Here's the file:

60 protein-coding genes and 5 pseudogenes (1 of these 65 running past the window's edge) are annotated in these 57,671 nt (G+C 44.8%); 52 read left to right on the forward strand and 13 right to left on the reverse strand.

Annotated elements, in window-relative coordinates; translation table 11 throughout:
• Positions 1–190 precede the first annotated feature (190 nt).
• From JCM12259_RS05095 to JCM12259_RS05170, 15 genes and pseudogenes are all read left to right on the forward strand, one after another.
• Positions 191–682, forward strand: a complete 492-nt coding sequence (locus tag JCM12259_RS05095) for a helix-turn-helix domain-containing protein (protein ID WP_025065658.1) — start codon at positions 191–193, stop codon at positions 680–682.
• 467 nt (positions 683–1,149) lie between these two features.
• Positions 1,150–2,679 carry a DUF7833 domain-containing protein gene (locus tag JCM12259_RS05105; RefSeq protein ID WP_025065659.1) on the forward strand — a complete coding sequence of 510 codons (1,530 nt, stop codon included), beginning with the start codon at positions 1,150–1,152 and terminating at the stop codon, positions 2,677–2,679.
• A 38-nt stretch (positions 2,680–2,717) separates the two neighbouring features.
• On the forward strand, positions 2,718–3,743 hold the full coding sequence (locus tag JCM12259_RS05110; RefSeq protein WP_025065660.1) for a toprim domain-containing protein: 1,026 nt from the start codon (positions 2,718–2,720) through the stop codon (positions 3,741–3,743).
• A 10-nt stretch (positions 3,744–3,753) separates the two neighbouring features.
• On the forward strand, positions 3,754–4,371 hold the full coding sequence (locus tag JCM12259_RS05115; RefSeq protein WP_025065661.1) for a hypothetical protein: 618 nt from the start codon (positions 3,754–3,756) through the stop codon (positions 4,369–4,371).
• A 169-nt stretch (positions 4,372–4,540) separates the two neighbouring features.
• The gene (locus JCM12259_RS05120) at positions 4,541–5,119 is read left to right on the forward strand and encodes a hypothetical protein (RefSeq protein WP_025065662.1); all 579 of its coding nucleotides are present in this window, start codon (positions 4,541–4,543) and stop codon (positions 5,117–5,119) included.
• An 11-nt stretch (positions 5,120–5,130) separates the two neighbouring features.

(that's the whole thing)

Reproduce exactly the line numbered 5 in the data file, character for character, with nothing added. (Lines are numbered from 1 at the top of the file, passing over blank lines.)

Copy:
• Positions 191–682, forward strand: a complete 492-nt coding sequence (locus tag JCM12259_RS05095) for a helix-turn-helix domain-containing protein (protein ID WP_025065658.1) — start codon at positions 191–193, stop codon at positions 680–682.